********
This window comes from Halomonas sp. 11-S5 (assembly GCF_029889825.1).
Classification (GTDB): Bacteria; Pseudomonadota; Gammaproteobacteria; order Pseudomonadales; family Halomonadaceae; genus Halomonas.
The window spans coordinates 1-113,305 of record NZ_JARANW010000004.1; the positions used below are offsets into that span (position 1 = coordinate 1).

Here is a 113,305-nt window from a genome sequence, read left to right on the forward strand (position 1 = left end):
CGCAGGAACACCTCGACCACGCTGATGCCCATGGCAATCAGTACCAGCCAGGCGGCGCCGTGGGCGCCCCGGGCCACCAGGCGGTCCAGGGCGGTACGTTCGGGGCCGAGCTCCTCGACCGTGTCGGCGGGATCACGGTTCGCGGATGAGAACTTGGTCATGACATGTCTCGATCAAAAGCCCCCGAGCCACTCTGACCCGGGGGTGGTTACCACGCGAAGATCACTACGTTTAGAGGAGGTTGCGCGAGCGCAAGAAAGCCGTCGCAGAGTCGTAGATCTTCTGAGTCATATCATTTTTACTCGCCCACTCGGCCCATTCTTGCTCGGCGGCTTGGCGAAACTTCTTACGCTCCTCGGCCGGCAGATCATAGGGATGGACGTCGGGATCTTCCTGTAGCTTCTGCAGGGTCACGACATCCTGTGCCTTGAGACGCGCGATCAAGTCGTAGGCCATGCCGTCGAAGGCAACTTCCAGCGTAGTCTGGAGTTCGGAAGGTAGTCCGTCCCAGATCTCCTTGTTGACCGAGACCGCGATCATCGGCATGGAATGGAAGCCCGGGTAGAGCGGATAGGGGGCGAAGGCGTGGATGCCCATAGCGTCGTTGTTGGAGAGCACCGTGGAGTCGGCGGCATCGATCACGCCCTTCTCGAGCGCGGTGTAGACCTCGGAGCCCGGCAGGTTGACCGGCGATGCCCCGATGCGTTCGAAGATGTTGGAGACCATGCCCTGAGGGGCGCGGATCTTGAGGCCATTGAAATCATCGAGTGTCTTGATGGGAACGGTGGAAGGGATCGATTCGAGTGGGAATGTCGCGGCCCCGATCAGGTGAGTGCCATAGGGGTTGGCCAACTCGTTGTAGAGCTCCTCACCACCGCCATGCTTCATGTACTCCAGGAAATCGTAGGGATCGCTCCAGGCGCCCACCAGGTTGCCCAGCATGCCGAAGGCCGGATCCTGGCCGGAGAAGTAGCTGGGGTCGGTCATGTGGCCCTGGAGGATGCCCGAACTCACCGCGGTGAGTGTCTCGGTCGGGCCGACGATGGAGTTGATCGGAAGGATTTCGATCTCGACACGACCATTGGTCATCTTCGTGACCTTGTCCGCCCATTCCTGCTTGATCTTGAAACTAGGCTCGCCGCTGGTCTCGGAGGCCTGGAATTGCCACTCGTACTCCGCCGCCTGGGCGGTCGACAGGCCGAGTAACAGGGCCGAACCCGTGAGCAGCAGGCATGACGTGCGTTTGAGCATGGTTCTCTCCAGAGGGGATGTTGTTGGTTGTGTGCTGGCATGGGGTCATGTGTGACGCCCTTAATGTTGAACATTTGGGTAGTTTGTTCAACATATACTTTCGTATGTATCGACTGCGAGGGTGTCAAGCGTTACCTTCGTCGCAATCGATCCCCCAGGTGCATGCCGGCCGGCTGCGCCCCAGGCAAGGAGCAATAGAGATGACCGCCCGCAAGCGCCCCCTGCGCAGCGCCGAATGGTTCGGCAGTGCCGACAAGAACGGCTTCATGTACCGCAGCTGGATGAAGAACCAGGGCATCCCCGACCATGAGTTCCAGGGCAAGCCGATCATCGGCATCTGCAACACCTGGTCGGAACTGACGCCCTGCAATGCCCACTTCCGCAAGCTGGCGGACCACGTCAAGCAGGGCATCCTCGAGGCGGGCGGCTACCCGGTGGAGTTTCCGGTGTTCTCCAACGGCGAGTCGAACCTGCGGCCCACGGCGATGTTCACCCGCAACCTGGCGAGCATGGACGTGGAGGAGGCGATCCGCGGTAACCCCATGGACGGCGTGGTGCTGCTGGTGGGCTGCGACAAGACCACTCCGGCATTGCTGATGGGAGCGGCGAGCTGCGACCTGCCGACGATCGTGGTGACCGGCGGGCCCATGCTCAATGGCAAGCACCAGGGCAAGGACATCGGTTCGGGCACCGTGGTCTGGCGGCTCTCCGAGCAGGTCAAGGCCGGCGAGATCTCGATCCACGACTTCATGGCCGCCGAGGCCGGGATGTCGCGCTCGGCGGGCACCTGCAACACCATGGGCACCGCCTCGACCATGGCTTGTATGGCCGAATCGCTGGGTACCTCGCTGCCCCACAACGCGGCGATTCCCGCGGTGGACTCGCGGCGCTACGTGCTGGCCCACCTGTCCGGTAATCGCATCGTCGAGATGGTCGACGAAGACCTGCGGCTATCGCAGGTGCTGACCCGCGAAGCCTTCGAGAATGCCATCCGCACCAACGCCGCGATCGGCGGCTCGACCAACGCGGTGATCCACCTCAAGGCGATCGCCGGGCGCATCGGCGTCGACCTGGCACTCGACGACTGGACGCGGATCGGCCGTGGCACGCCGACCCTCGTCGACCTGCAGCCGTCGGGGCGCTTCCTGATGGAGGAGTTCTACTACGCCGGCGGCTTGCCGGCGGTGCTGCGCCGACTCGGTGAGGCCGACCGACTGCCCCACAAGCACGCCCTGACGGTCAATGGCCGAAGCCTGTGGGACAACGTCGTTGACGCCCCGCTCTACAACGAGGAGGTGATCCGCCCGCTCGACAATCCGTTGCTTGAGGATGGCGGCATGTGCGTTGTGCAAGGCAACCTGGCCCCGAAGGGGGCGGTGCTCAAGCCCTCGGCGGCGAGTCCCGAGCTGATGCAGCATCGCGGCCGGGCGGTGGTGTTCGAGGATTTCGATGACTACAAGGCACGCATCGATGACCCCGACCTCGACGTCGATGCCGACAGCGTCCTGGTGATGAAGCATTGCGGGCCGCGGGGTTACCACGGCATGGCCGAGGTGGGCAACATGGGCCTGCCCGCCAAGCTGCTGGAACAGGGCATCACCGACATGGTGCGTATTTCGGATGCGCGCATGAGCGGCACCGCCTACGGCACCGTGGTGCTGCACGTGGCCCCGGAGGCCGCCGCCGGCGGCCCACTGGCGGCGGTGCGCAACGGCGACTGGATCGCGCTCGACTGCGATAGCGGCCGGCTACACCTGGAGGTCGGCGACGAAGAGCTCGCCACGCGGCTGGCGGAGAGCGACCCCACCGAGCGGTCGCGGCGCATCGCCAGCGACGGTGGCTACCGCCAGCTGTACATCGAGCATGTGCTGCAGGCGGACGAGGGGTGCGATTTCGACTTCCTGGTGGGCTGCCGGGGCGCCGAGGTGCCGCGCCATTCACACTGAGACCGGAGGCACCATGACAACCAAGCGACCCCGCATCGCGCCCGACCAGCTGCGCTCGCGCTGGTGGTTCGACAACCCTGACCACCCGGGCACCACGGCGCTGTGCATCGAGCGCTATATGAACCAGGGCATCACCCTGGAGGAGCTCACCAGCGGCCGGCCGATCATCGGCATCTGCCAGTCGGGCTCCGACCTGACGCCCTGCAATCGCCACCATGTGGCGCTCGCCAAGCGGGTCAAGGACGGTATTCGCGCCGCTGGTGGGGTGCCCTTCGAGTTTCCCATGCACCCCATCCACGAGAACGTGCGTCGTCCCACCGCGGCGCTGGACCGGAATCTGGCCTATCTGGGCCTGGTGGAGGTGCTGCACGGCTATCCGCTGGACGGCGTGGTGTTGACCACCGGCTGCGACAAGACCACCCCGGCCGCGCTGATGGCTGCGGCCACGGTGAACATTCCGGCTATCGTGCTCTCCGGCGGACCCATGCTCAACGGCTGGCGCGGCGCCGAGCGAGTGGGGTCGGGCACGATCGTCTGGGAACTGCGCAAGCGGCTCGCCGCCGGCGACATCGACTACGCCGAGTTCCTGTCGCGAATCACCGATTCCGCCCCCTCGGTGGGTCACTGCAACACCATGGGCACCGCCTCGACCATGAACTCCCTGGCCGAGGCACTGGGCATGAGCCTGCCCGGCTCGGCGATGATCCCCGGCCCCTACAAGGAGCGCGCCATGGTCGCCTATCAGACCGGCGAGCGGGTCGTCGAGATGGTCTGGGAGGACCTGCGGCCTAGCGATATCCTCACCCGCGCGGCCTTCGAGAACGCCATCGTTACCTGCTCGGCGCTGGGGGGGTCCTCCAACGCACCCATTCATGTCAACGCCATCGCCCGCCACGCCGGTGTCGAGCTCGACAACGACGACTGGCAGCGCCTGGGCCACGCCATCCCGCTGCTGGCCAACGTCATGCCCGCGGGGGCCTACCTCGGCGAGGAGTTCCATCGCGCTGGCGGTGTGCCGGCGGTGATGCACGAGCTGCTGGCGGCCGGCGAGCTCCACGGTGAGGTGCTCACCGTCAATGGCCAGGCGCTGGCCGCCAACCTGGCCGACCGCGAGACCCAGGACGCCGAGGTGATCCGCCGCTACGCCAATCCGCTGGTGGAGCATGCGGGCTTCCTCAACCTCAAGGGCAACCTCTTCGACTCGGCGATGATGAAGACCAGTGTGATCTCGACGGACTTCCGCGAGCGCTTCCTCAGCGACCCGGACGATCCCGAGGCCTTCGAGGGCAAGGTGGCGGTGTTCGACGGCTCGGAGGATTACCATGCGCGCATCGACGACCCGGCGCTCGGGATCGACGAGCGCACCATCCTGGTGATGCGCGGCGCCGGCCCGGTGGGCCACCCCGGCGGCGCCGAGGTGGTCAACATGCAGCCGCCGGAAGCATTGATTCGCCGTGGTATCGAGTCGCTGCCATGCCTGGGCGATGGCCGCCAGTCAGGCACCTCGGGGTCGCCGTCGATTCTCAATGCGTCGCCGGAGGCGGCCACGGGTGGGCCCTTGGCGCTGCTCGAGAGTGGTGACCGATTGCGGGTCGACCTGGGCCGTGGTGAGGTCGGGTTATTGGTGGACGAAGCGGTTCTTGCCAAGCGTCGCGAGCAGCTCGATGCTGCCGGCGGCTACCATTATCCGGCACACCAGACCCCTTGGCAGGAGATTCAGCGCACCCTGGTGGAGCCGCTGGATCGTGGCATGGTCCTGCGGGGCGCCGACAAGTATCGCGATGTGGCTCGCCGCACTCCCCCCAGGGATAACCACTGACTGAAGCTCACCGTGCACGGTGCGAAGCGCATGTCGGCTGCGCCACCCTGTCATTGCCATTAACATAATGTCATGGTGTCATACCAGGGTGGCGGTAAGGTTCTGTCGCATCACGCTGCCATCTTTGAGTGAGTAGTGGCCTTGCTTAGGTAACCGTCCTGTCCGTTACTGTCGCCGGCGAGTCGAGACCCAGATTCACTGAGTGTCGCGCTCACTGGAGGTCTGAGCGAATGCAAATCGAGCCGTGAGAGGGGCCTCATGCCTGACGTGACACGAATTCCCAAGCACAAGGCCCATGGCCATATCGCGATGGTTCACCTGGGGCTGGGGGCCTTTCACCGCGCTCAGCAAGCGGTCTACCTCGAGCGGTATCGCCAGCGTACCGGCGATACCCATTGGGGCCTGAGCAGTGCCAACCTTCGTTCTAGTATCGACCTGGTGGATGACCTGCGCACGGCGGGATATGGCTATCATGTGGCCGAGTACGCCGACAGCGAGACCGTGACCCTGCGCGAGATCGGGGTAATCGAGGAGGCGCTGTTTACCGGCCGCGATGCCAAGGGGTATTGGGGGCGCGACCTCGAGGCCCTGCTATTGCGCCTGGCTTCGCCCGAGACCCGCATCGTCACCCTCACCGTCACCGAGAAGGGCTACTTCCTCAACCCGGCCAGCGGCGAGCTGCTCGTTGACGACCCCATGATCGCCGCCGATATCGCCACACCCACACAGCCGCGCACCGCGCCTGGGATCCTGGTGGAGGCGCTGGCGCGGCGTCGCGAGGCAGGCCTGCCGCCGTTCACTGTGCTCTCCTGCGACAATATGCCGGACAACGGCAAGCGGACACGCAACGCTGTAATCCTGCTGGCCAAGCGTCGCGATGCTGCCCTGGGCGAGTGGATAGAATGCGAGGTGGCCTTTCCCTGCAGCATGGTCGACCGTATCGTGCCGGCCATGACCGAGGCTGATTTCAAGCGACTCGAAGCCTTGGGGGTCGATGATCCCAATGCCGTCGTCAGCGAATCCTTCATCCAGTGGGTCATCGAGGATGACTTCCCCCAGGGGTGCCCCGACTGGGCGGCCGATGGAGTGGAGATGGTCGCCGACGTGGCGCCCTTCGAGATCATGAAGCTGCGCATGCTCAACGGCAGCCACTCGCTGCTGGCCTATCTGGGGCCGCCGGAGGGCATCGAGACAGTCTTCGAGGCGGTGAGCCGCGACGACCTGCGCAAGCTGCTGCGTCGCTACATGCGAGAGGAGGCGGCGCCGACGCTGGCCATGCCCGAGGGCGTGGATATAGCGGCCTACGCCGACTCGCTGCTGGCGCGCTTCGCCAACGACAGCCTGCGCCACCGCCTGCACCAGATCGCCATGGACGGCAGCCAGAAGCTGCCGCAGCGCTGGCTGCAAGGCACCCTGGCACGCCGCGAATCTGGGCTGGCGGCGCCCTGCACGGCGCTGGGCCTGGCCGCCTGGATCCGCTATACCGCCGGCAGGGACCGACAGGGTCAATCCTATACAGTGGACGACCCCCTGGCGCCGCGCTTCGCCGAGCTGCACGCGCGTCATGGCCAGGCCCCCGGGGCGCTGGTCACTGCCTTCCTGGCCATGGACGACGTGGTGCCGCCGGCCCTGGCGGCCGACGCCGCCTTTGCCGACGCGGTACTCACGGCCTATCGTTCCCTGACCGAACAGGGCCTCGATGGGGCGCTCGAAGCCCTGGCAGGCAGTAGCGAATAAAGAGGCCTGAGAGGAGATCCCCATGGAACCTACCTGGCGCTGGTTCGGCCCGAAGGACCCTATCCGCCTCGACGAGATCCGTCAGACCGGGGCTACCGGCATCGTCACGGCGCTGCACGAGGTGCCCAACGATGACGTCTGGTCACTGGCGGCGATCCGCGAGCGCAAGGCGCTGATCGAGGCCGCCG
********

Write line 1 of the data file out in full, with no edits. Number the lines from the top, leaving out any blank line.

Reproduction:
This window comes from Halomonas sp. 11-S5 (assembly GCF_029889825.1).